Higgs Boson's Nobel Nod Marks 'Fantastic Day' for Particle Physics

Higgs Boson Decay
A Higgs boson decays in this collision recorded by the ATLAS detector on May 18, 2012. (Image credit: ATLAS)

The Nobel Prize in physics was awarded today (Oct. 8) to two physicists who predicted the existence of the renowned Higgs boson particle nearly 50 years ago, and scientists around the world were quick to offer their praise, calling it "a fantastic day for particle physics."

The Royal Swedish Academy of Sciences awarded the Nobel Prize to Francois Englert, of Belgium, and Peter Higgs, of the United Kingdom, for their independent research in 1964 on the theory of particle masses. Their studies led the way to the discovery of the particle, which is thought to explain how other fundamental particles get their mass, by two experiments (dubbed CMS and ATLAS) at the CERN lab in 2012.

In the weeks leading up to the Nobel Prize announcement, Englert and Higgs were early favorites to take home this year's prestigious award. The prize honors the groundbreaking work done by the two physicists that set off a decades-long hunt for the once-elusive Higgs boson particle, said Meenakshi Narain, a professor of physics at Brown University in Providence, R.I.

"This Nobel Prize is a long time in the making," Narain, who participated in the search for the Higgs boson particle as part of the CMS research team, told LiveScience. "This is one of the crowning achievements of our field." [Top 5 Implications of Finding the Higgs Boson]

In July 2012, evidence of a new particle thought to be the Higgs boson was reported by two separate research teams — CMS and ATLAS — at CERN's Large Hadron Collider, the world's largest atom smasher. The much-lauded discovery was confirmed this past March.

The discovery of the Higgs boson particle represented the final missing piece of the puzzle predicted by the Standard Model, the reigning theory of particle physics, said Michael Turner, president of the American Physical Society (APS).

"The discovery of this new class of elementary particles not only completes one of the great intellectual achievements of the last century — the Standard Model of particle physics — but also raises new questions and has implications for other areas of physics, including the birth of the universe," Turner said in a statement.

In 1964, Englert, Higgs and Robert Brout (who died in 2011) published their papers independently in the APS journal Physical Review Letters. The Nobel Committee's rules dictate that the awards cannot be given posthumously, which removed Brout from contention. For science prizes, the committee's rules also dictate that no more than three individuals can share the honor, and the prize is typically not awarded to institutions or organizations, unlike with the Nobel Peace Prize.

Still, the award recognizes the efforts of the pioneering scientists, and the decades of research that culminated in the 2012 discovery of the Higgs boson particle.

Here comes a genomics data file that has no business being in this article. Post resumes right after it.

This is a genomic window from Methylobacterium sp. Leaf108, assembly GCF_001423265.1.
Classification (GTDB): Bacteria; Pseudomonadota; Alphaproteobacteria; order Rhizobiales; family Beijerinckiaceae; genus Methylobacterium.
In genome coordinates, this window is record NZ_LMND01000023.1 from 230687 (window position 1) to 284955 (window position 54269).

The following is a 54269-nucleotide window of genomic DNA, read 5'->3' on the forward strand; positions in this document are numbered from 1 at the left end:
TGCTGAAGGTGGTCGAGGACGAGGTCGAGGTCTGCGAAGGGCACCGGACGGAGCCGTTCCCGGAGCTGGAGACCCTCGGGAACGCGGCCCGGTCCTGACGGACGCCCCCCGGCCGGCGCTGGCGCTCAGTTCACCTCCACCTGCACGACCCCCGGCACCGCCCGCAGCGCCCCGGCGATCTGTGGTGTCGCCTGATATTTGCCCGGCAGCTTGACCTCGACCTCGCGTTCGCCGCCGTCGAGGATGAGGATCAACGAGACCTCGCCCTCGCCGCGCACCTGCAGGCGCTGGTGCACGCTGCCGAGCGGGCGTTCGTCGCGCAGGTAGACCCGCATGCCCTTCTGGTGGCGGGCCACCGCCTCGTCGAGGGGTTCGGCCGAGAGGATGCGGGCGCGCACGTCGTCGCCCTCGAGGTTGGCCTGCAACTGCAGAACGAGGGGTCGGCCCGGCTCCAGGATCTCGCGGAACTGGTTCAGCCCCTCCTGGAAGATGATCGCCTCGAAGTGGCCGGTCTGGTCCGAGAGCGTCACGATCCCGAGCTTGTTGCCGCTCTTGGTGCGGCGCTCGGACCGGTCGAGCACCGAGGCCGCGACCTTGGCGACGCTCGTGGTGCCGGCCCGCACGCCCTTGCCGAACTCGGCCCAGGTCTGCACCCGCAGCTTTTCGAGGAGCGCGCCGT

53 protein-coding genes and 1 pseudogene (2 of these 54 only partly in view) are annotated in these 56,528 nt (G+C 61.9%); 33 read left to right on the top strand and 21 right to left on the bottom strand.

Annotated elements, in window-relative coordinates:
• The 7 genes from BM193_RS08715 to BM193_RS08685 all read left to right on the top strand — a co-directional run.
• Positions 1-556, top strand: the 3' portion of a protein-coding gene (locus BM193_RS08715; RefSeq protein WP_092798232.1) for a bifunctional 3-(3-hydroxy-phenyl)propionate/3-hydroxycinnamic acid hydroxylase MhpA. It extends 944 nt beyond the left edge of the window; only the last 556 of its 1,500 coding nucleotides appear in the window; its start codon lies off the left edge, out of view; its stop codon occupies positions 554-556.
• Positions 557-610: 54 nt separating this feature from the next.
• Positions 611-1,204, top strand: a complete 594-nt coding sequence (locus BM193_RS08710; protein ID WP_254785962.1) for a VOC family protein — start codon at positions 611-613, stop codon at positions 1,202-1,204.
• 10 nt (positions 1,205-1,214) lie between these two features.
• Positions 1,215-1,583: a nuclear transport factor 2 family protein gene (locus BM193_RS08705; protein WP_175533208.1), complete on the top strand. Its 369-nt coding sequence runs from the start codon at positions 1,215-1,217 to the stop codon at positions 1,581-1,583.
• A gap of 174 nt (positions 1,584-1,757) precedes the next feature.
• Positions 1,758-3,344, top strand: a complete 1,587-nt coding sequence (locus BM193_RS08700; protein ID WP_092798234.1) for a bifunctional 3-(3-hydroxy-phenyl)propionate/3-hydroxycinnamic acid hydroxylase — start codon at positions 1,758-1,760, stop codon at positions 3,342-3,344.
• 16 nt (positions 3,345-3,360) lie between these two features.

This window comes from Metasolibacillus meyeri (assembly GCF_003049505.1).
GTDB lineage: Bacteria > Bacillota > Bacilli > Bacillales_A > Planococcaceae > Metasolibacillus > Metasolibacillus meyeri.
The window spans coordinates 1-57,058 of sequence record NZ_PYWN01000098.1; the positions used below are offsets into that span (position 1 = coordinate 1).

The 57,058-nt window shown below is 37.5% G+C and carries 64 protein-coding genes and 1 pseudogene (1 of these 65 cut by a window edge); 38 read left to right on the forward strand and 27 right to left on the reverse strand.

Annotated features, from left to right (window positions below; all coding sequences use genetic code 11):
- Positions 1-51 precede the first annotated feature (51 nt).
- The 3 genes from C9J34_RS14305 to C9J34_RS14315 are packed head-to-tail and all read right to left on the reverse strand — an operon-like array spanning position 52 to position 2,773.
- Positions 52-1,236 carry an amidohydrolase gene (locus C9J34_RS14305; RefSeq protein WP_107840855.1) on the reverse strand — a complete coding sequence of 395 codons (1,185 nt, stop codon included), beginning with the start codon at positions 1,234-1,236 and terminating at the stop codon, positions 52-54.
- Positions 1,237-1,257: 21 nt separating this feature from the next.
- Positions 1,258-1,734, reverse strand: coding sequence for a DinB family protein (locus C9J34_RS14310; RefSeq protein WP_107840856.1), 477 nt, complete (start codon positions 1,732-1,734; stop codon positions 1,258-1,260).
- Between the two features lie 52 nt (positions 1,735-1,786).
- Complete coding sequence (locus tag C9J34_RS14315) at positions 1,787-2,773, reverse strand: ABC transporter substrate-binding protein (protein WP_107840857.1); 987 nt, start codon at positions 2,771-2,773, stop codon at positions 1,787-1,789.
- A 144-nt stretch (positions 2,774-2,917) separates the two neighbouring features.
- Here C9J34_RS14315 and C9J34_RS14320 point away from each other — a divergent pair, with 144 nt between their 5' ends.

"It's wonderful to see a 50-year-old theory confirmed after decades of hard work and remarkable ingenuity," Doon Gibbs, director of Brookhaven National Laboratory in Upton, N.Y., said in a statement.

At CERN, near Geneva, scientists celebrated the announcement. "I think we can all be proud," Rolf-Dieter Heuer, CERN's director general, told reporters in a news briefing today. "Both things go very closely together — theory and experiment. I can only say it's great. It's a fantastic day for particle physics." [Photos: The World's Largest Atom Smasher (LHC)]

Joe Incandela, a spokesman for the CMS research team, said physicists gathered at CERN to hear the announcement and were elated with the outcome.

"As experimentalists, we don't go into this expecting a Nobel Prize," he said. "For us, the prize is the discovery, so I think we're very happy that our work was directly recognized."

With the Standard Model now complete, physicists are probing other enduring mysteries that lie beyond the visible realm of the universe. These include understanding the role of gravity, and looking for signs of enigmatic dark matter and dark energy, which is the invisible stuff that makes up about 96 percent of the universe.

"With the existence of the Higgs boson confirmed, explaining why the fundamental building blocks of nature acquire mass, we can now move on to the next challenges to our understanding, such as the phenomena of dark matter and quantum gravity," Frances Saunders, president of the Institute of Physics, said in a statement.

Furthermore, the discovery of the Higgs boson particle and today's Nobel Prize announcement has cast a spotlight on the world of particle physics, and scientists now hope the publicity generates more funding amid shrinking budgets in the global economy.

"It's been really gratifying, as a particle physicist, to see how people have been so interested in the Higgs boson," Don Lincoln, an adjunct professor at the University of Notre Dame in Indiana and a researcher at the Fermi National Accelerator Laboratory in Illinois, told LiveScience. "It's been almost NASA-level interest, and I'm hoping it will translate into recognition by the nation and the world science community."

Follow Denise Chow on Twitter @denisechow. Follow LiveScience @livescience, Facebook & Google+. Original article on LiveScience.

Denise Chow
Live Science Contributor

Denise Chow was the assistant managing editor at Live Science before moving to NBC News as a science reporter, where she focuses on general science and climate change. Before joining the Live Science team in 2013, she spent two years as a staff writer for Space.com, writing about rocket launches and covering NASA's final three space shuttle missions. A Canadian transplant, Denise has a bachelor's degree from the University of Toronto, and a master's degree in journalism from New York University.